New Attorney General Nominee has Discriminatory Past Regarding HIV/AIDS

Donald Trump announced on Friday that he nominated William Barr as the new Attorney General of the United States. According to Gay Star News, Barr has a discriminatory history against people living with HIV.

The nomination comes after the resignation of Jeff Sessions as Attorney General at the “request” of the president. Sessions implemented a number of anti-LGBTQ policies while in the position.

Barr has experience serving as Attorney General, serving under the late President George H.W. Bush.

Barr has, in the past, advocated for policies that discriminated against those living with HIV. In 1991, he successfully challenged the Department of Health and Human Services’ proposition to allow immigrants with HIV/AIDS into the U.S. He also wanted to use Guantanamo Bay to prevent refugees from Haiti and other countries living with HIV from claiming asylum.

Barr said in his first confirmation hearing in 1991 that he believes the right to privacy doesn’t extend to abortion.While abortion is not often thought of as an LGBTQ issue, Gay Star News reported that abortion is not just topic of interest to cis and straight women. Bisexual and lesbian women are almost twice as likely as straight women to get pregnant before age 20.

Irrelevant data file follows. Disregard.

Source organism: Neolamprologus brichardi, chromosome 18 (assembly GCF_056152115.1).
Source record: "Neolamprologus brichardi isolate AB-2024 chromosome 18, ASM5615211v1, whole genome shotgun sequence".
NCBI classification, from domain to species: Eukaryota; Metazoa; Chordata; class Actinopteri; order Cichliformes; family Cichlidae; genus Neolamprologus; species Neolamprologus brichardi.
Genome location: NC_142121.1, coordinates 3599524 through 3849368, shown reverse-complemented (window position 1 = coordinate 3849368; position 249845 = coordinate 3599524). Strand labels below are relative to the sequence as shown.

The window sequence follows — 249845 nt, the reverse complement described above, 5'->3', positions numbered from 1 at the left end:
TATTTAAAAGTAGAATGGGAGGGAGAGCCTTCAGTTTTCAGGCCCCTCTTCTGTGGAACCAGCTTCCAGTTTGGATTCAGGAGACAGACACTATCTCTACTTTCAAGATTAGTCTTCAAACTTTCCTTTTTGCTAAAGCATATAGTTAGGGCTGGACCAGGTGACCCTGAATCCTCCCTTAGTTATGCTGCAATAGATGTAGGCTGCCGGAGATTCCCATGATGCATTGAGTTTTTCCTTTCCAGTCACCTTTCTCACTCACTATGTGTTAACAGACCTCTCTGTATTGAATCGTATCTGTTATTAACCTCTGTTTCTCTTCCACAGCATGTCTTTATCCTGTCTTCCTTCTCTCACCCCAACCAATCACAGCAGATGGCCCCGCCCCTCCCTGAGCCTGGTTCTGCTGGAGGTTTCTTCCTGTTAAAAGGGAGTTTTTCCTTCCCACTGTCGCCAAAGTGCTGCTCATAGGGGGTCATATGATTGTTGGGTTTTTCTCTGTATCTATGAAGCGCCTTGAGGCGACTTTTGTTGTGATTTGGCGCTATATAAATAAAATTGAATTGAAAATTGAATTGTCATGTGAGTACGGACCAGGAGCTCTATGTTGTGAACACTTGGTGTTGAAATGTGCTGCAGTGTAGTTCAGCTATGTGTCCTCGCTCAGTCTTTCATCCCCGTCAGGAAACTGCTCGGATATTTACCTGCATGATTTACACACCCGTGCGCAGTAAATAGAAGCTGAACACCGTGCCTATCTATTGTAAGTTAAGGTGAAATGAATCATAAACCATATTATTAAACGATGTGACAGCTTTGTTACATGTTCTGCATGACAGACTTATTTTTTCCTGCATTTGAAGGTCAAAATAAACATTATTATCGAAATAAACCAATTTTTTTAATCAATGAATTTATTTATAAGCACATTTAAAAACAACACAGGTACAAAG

The national political director of ACLU, Faiz Shakir, expressed his worry over the nomination. “William Barr’s record suggest that he will follow Jeff Sessions’ legacy of hostility to civil rights and civil liberties,” he said.

David Stacy, the Director of Government Affairs for the Human Rights Campaign, agreed. “From his views around HIV/AIDS during his tenure as attorney general to his more recent writing promoting extreme views around religious exemptions, William Barr looks ill suited to be our country’s top law enforcement officer,” he said. “The Senate has a solemn responsibility to advise and consent on this important nomination and his troubling view on LGBTQ equality and the law must be thoroughly vetted.”